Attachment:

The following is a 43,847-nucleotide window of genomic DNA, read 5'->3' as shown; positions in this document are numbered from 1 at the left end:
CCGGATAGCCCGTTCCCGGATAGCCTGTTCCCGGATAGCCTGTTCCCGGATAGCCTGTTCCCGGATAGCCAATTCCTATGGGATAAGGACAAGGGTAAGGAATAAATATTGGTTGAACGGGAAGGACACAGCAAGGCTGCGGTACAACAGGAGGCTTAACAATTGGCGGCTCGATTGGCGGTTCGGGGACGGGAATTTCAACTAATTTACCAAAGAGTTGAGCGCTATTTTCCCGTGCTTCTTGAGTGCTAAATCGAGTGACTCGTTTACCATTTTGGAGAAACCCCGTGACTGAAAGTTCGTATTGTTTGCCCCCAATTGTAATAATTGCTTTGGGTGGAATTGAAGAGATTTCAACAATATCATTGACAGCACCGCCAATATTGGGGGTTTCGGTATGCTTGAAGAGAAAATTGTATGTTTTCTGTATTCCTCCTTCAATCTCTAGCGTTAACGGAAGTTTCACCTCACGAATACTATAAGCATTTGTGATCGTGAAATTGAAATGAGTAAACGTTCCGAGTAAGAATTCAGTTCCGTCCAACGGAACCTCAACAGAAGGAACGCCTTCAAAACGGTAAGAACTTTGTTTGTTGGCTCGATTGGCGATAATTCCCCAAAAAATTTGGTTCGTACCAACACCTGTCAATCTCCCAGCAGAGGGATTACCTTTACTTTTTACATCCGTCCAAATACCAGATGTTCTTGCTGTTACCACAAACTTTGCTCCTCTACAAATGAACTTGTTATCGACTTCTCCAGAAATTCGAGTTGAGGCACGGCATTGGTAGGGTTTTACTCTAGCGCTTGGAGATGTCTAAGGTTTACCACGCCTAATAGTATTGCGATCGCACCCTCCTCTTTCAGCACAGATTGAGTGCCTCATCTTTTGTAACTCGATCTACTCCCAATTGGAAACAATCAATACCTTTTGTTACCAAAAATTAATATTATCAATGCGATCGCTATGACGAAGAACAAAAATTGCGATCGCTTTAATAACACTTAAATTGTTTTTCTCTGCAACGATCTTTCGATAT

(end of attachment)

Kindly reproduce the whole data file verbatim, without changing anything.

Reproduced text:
The following is a 43,847-nucleotide window of genomic DNA, read 5'->3' as shown; positions in this document are numbered from 1 at the left end:
CCGGATAGCCCGTTCCCGGATAGCCTGTTCCCGGATAGCCTGTTCCCGGATAGCCTGTTCCCGGATAGCCAATTCCTATGGGATAAGGACAAGGGTAAGGAATAAATATTGGTTGAACGGGAAGGACACAGCAAGGCTGCGGTACAACAGGAGGCTTAACAATTGGCGGCTCGATTGGCGGTTCGGGGACGGGAATTTCAACTAATTTACCAAAGAGTTGAGCGCTATTTTCCCGTGCTTCTTGAGTGCTAAATCGAGTGACTCGTTTACCATTTTGGAGAAACCCCGTGACTGAAAGTTCGTATTGTTTGCCCCCAATTGTAATAATTGCTTTGGGTGGAATTGAAGAGATTTCAACAATATCATTGACAGCACCGCCAATATTGGGGGTTTCGGTATGCTTGAAGAGAAAATTGTATGTTTTCTGTATTCCTCCTTCAATCTCTAGCGTTAACGGAAGTTTCACCTCACGAATACTATAAGCATTTGTGATCGTGAAATTGAAATGAGTAAACGTTCCGAGTAAGAATTCAGTTCCGTCCAACGGAACCTCAACAGAAGGAACGCCTTCAAAACGGTAAGAACTTTGTTTGTTGGCTCGATTGGCGATAATTCCCCAAAAAATTTGGTTCGTACCAACACCTGTCAATCTCCCAGCAGAGGGATTACCTTTACTTTTTACATCCGTCCAAATACCAGATGTTCTTGCTGTTACCACAAACTTTGCTCCTCTACAAATGAACTTGTTATCGACTTCTCCAGAAATTCGAGTTGAGGCACGGCATTGGTAGGGTTTTACTCTAGCGCTTGGAGATGTCTAAGGTTTACCACGCCTAATAGTATTGCGATCGCACCCTCCTCTTTCAGCACAGATTGAGTGCCTCATCTTTTGTAACTCGATCTACTCCCAATTGGAAACAATCAATACCTTTTGTTACCAAAAATTAATATTATCAATGCGATCGCTATGACGAAGAACAAAAATTGCGATCGCTTTAATAACACTTAAATTGTTTTTCTCTGCAACGATCTTTCGATAT